For Pope Francis, this Brazilian descendant of Italian immigrants is a “messenger of God”, who “always works for the excluded, the poor”.
Like Abbé Pierre in France in the last century, this 73-year-old priest with a strong character has become the symbol of the fight for the defense of some 40,000 homeless people who live in the largest metropolis in Latin America. .
Even if it means attracting the wrath of the far right, as well as threats for his criticism of the authorities and the police.
For 37 years, he has been the parish priest of Saint-Michel Archange de Mooca, a popular district in the east of Sao Paulo, a megalopolis of 12 million inhabitants “full of apartheids” according to him.
Wearing simple brown sandals, Father Lancelotti can’t stand still.
At the start of the austral winter, he has a lot to do to prevent the cold from killing him.
It happened in front of his eyes, in May, when a homeless man died after fainting in line at a food distribution center during the historic cold snap of May.
“The situation has worsened with the increase in misery” due to the Covid-19 crisis. “There are more and more families living on the street, mothers with their children,” the priest with thin glasses and the rare white hair that surrounds his bald head told AFP.
– “A real father” –
Every morning, after celebrating the 7:00 a.m. Mass, Father Lancellotti swaps his cassock for an apron and pushes a supermarket trolley full of donations received for a reception center.
He himself participates in the breakfast service of hundreds of people stricken by poverty and social distress, in particular members of the LGBTQIA community rejected by their families.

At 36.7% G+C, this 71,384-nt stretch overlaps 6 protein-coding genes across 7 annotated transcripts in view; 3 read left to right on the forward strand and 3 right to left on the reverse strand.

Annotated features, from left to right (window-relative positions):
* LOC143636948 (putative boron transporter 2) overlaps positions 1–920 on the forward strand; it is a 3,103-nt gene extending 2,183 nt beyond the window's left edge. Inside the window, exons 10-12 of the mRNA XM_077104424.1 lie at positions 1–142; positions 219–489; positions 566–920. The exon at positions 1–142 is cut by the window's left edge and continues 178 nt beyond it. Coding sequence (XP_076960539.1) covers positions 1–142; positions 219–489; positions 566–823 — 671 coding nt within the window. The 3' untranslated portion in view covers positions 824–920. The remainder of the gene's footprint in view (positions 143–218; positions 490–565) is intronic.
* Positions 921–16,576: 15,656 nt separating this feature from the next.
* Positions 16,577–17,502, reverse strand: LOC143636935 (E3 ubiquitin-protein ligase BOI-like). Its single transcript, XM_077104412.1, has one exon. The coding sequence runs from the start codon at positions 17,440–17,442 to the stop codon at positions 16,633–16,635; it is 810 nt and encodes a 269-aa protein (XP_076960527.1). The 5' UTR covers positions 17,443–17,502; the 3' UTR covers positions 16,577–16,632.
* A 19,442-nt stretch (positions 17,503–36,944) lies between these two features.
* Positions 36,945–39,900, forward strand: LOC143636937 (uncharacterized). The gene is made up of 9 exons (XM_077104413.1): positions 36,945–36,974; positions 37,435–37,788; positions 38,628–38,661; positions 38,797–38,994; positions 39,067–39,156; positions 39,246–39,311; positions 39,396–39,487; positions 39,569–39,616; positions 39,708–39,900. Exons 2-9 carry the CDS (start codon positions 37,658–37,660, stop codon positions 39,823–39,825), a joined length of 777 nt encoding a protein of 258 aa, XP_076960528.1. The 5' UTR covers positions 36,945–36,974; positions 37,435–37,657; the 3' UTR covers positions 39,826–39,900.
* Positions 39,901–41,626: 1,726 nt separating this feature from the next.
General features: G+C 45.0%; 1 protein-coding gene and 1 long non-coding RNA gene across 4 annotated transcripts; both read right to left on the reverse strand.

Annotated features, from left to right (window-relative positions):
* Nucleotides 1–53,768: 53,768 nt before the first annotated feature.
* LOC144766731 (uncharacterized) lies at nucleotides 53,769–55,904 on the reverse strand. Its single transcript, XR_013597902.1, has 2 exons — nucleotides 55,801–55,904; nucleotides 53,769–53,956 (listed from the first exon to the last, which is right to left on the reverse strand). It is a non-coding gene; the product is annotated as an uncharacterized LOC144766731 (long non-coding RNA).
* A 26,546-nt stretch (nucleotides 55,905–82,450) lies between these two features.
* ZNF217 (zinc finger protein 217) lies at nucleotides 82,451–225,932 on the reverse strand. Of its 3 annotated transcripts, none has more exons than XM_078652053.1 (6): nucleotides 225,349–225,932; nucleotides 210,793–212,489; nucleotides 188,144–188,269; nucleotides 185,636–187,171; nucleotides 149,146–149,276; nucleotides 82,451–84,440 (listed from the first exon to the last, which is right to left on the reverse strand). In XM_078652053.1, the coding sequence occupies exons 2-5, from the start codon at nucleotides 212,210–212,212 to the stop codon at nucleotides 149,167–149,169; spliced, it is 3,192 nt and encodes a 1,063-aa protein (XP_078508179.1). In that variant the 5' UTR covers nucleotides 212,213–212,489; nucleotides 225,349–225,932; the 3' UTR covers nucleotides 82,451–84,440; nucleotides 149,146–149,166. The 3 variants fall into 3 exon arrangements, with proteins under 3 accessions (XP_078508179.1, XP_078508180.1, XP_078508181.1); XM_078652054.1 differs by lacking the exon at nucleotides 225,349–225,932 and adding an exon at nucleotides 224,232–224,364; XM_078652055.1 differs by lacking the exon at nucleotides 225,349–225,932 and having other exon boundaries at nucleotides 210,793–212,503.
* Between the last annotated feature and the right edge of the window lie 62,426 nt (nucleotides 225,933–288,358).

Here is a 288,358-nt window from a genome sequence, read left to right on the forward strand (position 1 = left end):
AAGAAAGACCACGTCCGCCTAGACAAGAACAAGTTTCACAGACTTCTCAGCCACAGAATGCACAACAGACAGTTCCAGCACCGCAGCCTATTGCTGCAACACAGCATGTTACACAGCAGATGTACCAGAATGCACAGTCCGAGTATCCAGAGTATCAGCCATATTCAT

“We only help those we know, and we only love the people we spend time with,” says the priest.
“He’s like a real father. He gives advice, he cheers us up. He’s an angel,” said Caua Victor, a 20-year-old homeless man.
The pandemic has deepened already abysmal inequalities in Brazil, where more than 30 million people went hungry last year (a 73% increase from 2020), according to data from the Brazilian Network for Research on Sovereignty and food security (Rede Penssan).
Father Lancellotti intervened on several occasions in the face of the police, in particular during eviction operations in disused buildings occupied by homeless people.
In February 2021, he broke with a mass the concrete blocks installed by the authorities to prevent people from sleeping under a bridge.
– “Life is a fight –
Taxed as a “thug” by Luciano Hang, retail magnate and unwavering supporter of far-right president Jair Bolsonaro, the priest gave himself a leitmotif: “persevere and resist”.
This “rebellious spirit” is not new. At 19, Julio Lancellotti was expelled from the seminary because he “always expressed (aloud) his critical thinking”, revealed one of his relatives.
He therefore decided to study pedagogy, became a teacher, and was not ordained a priest until much later, at the age of 36.
The cleric, who met on several occasions with former left-wing president Luiz Inacio Lula da Silva (2003-2010), favorite in the October presidential election against Jair Bolsonaro, has always spoken out against “the effects of the capitalist system neoliberal”.
In the early 1990s, he founded Casa Vida, a reception center where several dozen children with AIDS, orphans or abandoned by their parents, still live today.
“For a long time, the word fight bothered me. But this is no longer the case today (…) Life is a fight”, he wrote in his book “There was a stone in the middle of the road “, published last year.